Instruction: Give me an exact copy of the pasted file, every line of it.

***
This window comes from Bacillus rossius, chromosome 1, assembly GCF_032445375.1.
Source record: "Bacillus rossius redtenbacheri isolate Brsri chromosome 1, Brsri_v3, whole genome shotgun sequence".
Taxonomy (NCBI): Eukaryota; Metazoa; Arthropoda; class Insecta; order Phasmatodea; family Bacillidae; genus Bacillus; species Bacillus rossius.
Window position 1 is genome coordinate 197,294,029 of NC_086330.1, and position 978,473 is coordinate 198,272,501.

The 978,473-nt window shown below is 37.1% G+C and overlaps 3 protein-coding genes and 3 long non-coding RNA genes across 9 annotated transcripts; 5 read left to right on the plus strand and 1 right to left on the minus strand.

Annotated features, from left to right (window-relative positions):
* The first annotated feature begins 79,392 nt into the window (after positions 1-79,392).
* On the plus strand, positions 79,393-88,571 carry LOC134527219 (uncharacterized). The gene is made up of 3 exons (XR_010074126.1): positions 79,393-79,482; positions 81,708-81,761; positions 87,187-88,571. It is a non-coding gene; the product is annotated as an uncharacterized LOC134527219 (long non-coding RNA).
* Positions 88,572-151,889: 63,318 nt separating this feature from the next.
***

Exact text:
This window comes from Bacillus rossius, chromosome 1, assembly GCF_032445375.1.
Source record: "Bacillus rossius redtenbacheri isolate Brsri chromosome 1, Brsri_v3, whole genome shotgun sequence".
Taxonomy (NCBI): Eukaryota; Metazoa; Arthropoda; class Insecta; order Phasmatodea; family Bacillidae; genus Bacillus; species Bacillus rossius.
Window position 1 is genome coordinate 197,294,029 of NC_086330.1, and position 978,473 is coordinate 198,272,501.

The 978,473-nt window shown below is 37.1% G+C and overlaps 3 protein-coding genes and 3 long non-coding RNA genes across 9 annotated transcripts; 5 read left to right on the plus strand and 1 right to left on the minus strand.

Annotated features, from left to right (window-relative positions):
* The first annotated feature begins 79,392 nt into the window (after positions 1-79,392).
* On the plus strand, positions 79,393-88,571 carry LOC134527219 (uncharacterized). The gene is made up of 3 exons (XR_010074126.1): positions 79,393-79,482; positions 81,708-81,761; positions 87,187-88,571. It is a non-coding gene; the product is annotated as an uncharacterized LOC134527219 (long non-coding RNA).
* Positions 88,572-151,889: 63,318 nt separating this feature from the next.